History of the Mona Lisa Painting by Leonardo da Vinci

This article is an excerpt from the Shortform book guide to "Leonardo da Vinci" by Walter Isaacson. Shortform has the world's best summaries and analyses of books you should be reading.

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What is the history of the Mona Lisa painting by Leonardo da Vinci? How did Leonardo paint the artwork?

“Mona Lisa” by Leonardo da Vinci is one of the most famous paintings in the world. The biography Leonardo da Vinci by Walter Isaacson highlights the creative process behind the iconic painting, including how science played into it.

Continue reading to learn the history of the Mona Lisa painting.

The Mona Lisa Painting by Leonardo da Vinci

The Mona Lisa painting by Leonardo da Vinci is arguably his best-known work. Isaacson reports that Leonardo began working on this masterpiece in 1503 and continued perfecting it until his death, putting into practice his knowledge of optics, the human body and psyche, textures, and nature. (Shortform note: You can see the painting in high resolution here.) Francesco del Giocondo, an up-and-coming silk merchant, commissioned Leonardo to paint his wife, Lisa del Giocondo. Possibly, Leonardo agreed to paint her because she wasn’t a noblewoman, and he wouldn’t have to worry about traditional rules for portraits. (Shortform note: Francesco and Lisa never got their commission since Leonardo never turned in the painting. When he died, the portrait stayed in the possession of King Francis I.)

Leonardo applied everything he had learned over the years in this work of art, including these three key sets of insights that Isaacson identifies:

How Optics Work

He applied his knowledge of optics in three creative ways:

1) He departed from traditional methods to take advantage of light and shade. Isaacson explains that Leonardo primed the painting with lead white, instead of the traditional mix artists used at the time. This reflected the light better, even from below the innumerable layers of oil, which added to the luminosity and depth of the painting. He also created shade in his subject’s face with a mixture of iron and manganese, another departure from tradition. This softly delineated her features and mimicked the texture of skin. (Shortform note: Leonardo’s unique mix of pigments allowed him to create the sfumato that characterizes his paintings. Scientists only recently discovered what those pigments were thanks to X-ray studies.)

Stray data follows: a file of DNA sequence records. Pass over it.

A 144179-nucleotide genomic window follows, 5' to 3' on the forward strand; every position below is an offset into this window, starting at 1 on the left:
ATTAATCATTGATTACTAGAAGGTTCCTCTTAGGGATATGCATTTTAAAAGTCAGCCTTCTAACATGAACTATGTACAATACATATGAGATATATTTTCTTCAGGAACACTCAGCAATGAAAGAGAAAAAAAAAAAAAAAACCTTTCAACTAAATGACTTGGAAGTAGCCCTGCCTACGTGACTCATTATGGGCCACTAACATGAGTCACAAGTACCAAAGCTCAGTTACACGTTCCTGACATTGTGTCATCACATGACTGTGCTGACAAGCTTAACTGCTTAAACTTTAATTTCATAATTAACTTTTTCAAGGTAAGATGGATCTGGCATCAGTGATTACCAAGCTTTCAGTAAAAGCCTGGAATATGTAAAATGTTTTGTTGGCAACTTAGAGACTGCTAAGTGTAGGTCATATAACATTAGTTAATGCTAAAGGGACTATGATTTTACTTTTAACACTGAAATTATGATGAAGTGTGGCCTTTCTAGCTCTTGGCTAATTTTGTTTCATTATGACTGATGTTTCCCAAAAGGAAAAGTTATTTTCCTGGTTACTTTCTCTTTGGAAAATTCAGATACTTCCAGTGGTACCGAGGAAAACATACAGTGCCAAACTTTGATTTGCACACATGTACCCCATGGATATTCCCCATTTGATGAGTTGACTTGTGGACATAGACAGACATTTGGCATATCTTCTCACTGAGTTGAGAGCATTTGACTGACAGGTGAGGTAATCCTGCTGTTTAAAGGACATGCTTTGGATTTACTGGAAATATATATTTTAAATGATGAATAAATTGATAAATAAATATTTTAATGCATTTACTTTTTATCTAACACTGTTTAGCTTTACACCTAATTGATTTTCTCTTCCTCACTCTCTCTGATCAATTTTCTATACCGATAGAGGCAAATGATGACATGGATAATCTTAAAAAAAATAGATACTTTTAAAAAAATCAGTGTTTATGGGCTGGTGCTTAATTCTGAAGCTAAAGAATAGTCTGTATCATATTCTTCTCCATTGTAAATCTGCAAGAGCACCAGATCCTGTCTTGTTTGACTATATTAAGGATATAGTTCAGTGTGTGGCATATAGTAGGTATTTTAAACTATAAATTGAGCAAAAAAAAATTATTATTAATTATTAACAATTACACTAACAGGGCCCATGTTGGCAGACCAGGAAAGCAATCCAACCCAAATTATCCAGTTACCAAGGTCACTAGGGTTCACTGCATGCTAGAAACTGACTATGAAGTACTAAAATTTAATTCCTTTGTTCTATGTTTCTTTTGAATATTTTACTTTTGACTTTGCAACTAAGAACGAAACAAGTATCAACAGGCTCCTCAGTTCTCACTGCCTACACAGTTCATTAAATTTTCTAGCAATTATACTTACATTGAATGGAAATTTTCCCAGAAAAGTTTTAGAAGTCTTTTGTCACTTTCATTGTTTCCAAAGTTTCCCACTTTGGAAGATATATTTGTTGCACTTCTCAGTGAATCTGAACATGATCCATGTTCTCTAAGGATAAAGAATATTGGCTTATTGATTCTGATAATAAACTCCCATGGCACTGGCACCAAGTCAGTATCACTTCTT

2) He created an artificial source of light to highlight her features. The light in the painting should be coming from behind her, where the landscape is. However, Isaacson says Leonardo created an artificial light coming from the top left to illuminate her face but he did it inconspicuously so that it wouldn’t feel unnatural. (Shortform note: Unfortunately, the light in the real world has been less kind to the “Mona Lisa.” The cracks in her surface and the darkening of her pigments partly result from the lighting the painting has been under.)

3) He emulated how our eyes work to make the painting more lifelike. To mimic how the eye sees far away objects less clearly, Leonardo made the background diffuse while her hand and body were more clearly delineated. Then, Isaacson explains that Leonardo fixed her eyes on the viewer by playing with how our eyes process light and shades. If you look at a three-dimensional object from different angles, you see it differently, but this doesn’t happen in a two-dimensional plane. Thus, every time you look at her eyes, you see them fixed in the same position, apparently looking straight at you.